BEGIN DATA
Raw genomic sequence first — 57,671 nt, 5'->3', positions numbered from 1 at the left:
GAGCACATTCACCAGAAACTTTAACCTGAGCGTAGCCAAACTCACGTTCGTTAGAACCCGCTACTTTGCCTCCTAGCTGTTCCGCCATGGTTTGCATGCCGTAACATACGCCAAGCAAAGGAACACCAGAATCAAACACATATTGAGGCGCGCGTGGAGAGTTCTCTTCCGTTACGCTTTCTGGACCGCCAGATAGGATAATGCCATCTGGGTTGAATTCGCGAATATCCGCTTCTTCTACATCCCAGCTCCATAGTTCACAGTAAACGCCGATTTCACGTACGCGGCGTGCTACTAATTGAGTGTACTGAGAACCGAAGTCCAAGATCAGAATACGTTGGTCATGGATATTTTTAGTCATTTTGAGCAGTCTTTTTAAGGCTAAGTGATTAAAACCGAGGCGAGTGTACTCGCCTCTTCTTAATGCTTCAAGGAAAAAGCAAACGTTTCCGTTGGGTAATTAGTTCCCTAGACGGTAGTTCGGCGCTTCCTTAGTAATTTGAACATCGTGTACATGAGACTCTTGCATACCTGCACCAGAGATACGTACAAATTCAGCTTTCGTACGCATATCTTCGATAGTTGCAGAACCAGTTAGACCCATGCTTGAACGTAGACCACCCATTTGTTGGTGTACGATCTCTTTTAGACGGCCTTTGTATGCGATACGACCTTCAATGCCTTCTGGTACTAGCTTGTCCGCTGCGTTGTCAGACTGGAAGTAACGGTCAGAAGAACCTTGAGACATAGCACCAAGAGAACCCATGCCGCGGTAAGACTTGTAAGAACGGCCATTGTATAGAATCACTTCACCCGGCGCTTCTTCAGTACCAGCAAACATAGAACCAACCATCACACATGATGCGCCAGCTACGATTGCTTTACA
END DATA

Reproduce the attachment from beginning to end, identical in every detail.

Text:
Raw genomic sequence first — 57,671 nt, 5'->3', positions numbered from 1 at the left:
GAGCACATTCACCAGAAACTTTAACCTGAGCGTAGCCAAACTCACGTTCGTTAGAACCCGCTACTTTGCCTCCTAGCTGTTCCGCCATGGTTTGCATGCCGTAACATACGCCAAGCAAAGGAACACCAGAATCAAACACATATTGAGGCGCGCGTGGAGAGTTCTCTTCCGTTACGCTTTCTGGACCGCCAGATAGGATAATGCCATCTGGGTTGAATTCGCGAATATCCGCTTCTTCTACATCCCAGCTCCATAGTTCACAGTAAACGCCGATTTCACGTACGCGGCGTGCTACTAATTGAGTGTACTGAGAACCGAAGTCCAAGATCAGAATACGTTGGTCATGGATATTTTTAGTCATTTTGAGCAGTCTTTTTAAGGCTAAGTGATTAAAACCGAGGCGAGTGTACTCGCCTCTTCTTAATGCTTCAAGGAAAAAGCAAACGTTTCCGTTGGGTAATTAGTTCCCTAGACGGTAGTTCGGCGCTTCCTTAGTAATTTGAACATCGTGTACATGAGACTCTTGCATACCTGCACCAGAGATACGTACAAATTCAGCTTTCGTACGCATATCTTCGATAGTTGCAGAACCAGTTAGACCCATGCTTGAACGTAGACCACCCATTTGTTGGTGTACGATCTCTTTTAGACGGCCTTTGTATGCGATACGACCTTCAATGCCTTCTGGTACTAGCTTGTCCGCTGCGTTGTCAGACTGGAAGTAACGGTCAGAAGAACCTTGAGACATAGCACCAAGAGAACCCATGCCGCGGTAAGACTTGTAAGAACGGCCATTGTATAGAATCACTTCACCCGGCGCTTCTTCAGTACCAGCAAACATAGAACCAACCATCACACATGATGCGCCAGCTACGATTGCTTTACA